In accordance with the foregoing, it is an object of the present invention to provide an improved method for operating hybrid-propellant rocket engines.

Another object of the invention is to provide an improved method for operating hybrid-propellent rocket engines, the method using economical and stable propellants of high performance.

A further object of this invention is to provide an improved method of operating hybrid-propellant rocket engines using water as an oxidizer.

A still further object of the instant invention is to provide an improved method of operating hybrid-propellant rocket engines using hydrogen peroxide-water solutions or hydrogen peroxide alone as an oxidizer.

The manner in which these and other objects can be accomplished will become apparent from the following detailed description.

The solid fuel grain to be used in the method of the present invention can use any of the organic binders known in the an to be satisfactory binders for solid propellants. Among the conventional organic binders suitable for use with the present invention are the polysulfides; the polyurethanes; the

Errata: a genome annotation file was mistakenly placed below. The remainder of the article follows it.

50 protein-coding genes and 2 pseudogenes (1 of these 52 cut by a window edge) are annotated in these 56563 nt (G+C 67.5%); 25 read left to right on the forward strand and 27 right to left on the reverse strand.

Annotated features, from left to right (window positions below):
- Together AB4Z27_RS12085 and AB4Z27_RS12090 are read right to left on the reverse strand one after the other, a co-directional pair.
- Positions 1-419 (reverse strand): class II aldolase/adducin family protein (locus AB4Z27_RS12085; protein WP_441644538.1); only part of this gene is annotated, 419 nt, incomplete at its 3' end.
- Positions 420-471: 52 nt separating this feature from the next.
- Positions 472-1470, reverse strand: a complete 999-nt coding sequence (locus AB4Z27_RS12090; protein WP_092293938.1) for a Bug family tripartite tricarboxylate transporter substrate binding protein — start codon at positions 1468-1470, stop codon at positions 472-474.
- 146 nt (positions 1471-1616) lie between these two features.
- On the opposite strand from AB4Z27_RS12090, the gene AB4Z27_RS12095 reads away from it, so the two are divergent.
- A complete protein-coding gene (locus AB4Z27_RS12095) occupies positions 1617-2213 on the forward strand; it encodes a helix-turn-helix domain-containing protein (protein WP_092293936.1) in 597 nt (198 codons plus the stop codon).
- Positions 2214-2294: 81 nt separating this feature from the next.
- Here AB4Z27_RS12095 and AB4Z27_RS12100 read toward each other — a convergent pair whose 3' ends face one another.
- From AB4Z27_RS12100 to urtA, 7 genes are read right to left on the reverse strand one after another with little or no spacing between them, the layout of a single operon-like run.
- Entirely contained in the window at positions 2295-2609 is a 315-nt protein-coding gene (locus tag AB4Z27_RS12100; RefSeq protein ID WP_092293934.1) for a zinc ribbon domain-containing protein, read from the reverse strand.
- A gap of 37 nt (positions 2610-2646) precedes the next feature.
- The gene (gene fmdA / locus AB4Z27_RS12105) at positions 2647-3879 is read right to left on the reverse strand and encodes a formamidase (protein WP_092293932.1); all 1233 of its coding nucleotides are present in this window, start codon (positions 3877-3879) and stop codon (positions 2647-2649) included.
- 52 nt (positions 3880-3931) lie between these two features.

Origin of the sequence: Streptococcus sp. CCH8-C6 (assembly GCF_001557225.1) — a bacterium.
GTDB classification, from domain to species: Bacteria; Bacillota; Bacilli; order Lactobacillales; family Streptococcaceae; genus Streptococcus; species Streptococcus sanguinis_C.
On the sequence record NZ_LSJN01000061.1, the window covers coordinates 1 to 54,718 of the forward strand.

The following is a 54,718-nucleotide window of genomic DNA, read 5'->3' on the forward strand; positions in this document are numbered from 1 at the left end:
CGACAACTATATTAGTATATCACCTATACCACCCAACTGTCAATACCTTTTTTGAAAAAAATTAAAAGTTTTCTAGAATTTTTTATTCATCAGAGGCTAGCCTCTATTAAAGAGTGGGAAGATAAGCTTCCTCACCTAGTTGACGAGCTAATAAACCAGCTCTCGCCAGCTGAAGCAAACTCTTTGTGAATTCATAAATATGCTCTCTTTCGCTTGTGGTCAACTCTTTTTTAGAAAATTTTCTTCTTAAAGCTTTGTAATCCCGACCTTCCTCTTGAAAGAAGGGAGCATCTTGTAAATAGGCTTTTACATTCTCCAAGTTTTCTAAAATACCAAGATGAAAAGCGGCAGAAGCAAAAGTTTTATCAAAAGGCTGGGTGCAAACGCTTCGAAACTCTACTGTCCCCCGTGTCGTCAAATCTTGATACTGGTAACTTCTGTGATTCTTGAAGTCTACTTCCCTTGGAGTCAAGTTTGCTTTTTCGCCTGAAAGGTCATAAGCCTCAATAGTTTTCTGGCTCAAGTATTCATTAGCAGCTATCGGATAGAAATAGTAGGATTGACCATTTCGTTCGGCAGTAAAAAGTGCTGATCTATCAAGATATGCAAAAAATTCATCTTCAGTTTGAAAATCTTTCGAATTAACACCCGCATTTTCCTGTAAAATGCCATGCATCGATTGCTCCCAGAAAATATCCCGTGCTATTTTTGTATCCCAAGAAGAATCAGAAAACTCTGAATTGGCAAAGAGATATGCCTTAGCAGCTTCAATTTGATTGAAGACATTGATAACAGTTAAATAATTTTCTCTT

polyesters; the amide epoxide polymers; the polymers of the dienes such as 1,3-butadiene, isoprene, chloroprene,2,3- dimethyl-l, 3-butadiene, l,3-pentadiene' copolymers of the dienes with each other; the polymers of acrylic acid, methacrylic acid, methyl methacrylate, ethyl acrylate, betaacryloxypropionic acid, acrylonitrile, methacrylonitrile; polymers of the unsaturated difluoroamino compounds such as 2,3-bis(difluoroamino)propyl acrylate; and copolymers of any of the above and other unsaturated compounds with each other.